Not sad enough. Next.
Not in the mood. Next.
I can’t cry to this.
My pointer finger repeatedly presses the double arrow pointing right until my ears are satisfied. I search for a specific song, but I don’t know exactly what song it is that I want until I find it. Some songs are too country, other too poppy and some just plain too indy. From local hip hop to classic holiday, the spread of musical taste makes it difficult to find something to match my mood, and, even as my finger grows weary, I continue with my pursuit.
The long sun prepares for its exit from the day, leaving the sky golden with a hint of orange next the land. The rolling hills, which are a sparkling green due to a rainy spring, complements the endless gray highway as I trudged along its path.
Once my iPod lands on a song to fit of my needs, I burst into tears. I let the emotional buildup of four days pour out of me and am a bit surprised it’s not fiercer. Still, I sob on and off for 40 miles.
The scene, or at least the one I described, resembles something out of a cult classic from the 80s. The protagonist is running from something but will soon discover what she is looking for amongst that hot, dusty road. It’s cheesy and a bit over the top, but that’s my personality.
This little faux cinematic moment came shortly after leaving Sioux Falls and saying one final goodbye to friends, including three of my closest. Up until that moment, I had done a very good job of keeping the tears in and not soaking the earth below me with my salty tears. I tried to not let anyone see me cry, and except for my mother, I succeeded. After these goodbyes, I knew that I needed to let some emotion out before I forgot how to do it.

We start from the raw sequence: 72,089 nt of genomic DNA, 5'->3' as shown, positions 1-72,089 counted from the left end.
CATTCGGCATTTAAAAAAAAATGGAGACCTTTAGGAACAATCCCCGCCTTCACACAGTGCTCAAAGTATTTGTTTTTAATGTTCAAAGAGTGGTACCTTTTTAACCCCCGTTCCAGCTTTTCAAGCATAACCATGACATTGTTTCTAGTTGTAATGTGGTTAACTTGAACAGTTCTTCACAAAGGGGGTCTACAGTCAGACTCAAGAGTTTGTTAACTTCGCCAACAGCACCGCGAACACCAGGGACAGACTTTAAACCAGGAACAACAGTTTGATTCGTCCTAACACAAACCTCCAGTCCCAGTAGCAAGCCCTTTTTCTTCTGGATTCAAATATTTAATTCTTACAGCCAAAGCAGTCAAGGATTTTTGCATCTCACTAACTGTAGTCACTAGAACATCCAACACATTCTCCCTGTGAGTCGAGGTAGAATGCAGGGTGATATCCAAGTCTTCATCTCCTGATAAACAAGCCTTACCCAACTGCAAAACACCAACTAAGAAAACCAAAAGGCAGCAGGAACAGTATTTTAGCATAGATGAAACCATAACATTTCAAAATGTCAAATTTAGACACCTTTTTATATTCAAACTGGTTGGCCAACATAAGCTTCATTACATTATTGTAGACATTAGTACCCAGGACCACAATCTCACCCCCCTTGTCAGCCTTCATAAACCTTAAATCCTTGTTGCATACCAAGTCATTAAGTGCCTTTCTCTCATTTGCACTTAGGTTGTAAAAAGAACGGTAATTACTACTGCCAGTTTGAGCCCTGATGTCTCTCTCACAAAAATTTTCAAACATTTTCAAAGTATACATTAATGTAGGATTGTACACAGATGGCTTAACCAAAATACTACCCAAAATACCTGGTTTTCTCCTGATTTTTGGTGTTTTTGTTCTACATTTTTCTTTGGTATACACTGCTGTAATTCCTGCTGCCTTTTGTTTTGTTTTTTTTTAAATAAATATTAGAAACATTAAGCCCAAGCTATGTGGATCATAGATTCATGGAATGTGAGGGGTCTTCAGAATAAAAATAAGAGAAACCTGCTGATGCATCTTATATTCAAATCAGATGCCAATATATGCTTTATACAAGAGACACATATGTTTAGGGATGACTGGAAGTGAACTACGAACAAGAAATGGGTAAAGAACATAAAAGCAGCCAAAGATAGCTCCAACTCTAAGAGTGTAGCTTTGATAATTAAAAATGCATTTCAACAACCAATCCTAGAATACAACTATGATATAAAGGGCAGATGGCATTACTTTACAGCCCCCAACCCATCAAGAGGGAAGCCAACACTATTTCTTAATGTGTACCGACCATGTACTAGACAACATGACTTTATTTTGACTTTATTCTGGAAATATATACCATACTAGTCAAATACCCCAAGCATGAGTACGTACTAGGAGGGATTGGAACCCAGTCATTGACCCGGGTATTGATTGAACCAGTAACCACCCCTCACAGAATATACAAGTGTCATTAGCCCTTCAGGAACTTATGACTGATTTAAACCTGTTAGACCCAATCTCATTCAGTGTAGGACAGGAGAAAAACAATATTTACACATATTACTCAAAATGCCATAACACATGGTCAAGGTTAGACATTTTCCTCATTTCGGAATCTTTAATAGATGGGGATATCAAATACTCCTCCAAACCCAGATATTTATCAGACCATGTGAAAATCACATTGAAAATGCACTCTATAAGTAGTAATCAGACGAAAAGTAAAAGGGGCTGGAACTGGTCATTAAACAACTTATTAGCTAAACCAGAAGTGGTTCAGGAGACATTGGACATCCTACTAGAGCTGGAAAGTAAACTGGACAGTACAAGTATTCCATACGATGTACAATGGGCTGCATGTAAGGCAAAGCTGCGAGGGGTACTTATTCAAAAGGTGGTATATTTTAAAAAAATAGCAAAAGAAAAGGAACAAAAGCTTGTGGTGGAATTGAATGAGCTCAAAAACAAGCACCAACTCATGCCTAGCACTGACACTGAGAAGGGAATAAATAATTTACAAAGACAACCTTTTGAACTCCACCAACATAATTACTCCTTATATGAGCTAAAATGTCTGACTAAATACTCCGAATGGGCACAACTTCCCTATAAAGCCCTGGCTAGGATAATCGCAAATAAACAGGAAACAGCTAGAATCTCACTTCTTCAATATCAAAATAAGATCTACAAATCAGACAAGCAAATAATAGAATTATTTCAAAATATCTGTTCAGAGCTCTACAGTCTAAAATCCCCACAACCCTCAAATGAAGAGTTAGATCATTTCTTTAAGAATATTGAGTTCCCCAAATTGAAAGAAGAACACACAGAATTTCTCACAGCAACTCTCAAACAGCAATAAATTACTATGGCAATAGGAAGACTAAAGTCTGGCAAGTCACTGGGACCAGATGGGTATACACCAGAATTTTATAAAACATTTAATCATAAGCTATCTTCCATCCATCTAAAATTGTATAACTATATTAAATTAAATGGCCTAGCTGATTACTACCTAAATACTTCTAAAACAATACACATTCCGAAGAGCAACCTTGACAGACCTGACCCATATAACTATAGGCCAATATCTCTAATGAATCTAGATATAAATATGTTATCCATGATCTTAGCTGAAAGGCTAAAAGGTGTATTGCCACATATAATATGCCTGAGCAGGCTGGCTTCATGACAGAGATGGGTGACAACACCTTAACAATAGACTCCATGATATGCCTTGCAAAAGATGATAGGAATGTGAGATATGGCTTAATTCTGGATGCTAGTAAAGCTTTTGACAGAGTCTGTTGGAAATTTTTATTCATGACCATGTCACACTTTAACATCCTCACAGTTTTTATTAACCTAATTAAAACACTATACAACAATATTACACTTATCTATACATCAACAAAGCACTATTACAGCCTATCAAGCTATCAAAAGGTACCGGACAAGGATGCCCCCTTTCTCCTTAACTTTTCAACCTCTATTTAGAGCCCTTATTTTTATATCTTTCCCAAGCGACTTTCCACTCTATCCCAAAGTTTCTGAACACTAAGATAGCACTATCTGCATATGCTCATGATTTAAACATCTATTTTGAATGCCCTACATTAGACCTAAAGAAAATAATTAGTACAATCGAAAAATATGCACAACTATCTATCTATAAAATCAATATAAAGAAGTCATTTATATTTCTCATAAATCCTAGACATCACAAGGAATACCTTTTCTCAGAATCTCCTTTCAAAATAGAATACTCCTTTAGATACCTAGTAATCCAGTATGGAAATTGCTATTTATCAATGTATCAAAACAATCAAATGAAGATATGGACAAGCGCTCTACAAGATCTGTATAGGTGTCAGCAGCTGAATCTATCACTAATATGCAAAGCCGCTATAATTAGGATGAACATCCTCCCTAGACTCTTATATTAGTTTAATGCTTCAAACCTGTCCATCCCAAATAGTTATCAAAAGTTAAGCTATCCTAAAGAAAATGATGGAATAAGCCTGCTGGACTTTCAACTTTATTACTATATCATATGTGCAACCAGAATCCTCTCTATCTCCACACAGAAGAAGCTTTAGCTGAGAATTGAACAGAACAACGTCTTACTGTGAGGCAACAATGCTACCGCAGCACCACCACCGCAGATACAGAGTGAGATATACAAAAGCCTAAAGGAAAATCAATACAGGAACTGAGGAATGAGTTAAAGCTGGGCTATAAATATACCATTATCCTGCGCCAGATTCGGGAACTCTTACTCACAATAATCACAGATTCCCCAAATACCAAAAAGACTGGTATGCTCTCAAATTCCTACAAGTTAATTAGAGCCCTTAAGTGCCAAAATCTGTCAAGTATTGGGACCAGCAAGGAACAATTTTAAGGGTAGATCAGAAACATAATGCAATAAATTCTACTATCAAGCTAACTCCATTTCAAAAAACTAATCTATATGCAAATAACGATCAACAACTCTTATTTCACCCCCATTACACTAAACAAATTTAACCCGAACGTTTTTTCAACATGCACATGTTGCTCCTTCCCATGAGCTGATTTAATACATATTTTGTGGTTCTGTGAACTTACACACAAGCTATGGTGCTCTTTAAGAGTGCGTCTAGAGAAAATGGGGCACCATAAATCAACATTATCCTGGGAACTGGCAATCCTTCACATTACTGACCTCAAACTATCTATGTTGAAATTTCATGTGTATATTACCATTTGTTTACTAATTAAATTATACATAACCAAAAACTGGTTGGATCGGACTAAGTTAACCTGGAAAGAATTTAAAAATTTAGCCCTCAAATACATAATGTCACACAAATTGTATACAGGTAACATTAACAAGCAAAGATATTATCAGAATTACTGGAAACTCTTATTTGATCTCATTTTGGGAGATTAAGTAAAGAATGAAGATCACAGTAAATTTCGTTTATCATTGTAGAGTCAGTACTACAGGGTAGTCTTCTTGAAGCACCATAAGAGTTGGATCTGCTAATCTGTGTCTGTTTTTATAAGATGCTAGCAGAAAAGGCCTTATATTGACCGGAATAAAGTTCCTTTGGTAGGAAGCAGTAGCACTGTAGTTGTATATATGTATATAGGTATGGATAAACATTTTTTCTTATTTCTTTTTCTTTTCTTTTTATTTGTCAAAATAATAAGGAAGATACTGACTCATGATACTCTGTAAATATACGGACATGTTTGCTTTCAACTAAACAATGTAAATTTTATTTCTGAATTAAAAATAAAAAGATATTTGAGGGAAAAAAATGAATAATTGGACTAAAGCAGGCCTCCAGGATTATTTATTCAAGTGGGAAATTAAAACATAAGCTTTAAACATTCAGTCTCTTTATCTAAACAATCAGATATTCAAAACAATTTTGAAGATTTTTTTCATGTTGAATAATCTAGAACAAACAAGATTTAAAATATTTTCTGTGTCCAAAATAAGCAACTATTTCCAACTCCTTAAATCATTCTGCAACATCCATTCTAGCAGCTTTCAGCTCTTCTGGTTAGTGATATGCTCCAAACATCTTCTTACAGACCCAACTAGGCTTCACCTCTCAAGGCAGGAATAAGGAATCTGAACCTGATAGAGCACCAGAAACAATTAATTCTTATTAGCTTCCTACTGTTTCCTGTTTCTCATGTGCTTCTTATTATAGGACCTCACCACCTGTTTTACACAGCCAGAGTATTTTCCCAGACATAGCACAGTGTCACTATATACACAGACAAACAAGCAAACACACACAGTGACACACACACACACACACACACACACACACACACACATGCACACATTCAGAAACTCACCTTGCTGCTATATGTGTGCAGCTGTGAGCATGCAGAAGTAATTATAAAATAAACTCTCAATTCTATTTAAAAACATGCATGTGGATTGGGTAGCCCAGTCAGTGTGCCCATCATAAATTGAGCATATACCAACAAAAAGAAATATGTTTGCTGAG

As I cried, I let the feelings pass through me as they needed. I didn’t accelerate them with “oh, this was my last blah blah” or pollute them with “I should have said blah blah to So-and-So.” I just cried.
Eventually, the tears dried and so did my somber attitude. I didn’t feel sad anymore. There was no grievance, anxiety, disappointment, jealousy or any other nasty, useless emotion. Just stillness.
Thoughts of Niger and this new life began to play in my head and excitement sprouted. The possibility of adventure, change and happiness ignited an optimism that I haven’t possessed since I received my invitation. This feels right, I said to myself once the tear ducts were bone dry.
My life has turned another direction today, and I feel like skipping. Nothing haunts me at this moment, something I haven’t been able to claim in months. Sure, I do feel sad, but it’s one of the happiest sads I’ve experienced.
With this state of mind, fear and anxieties are subdued. I am not sure what’s coming out of my car stereo, but I have found the right and perfect tune.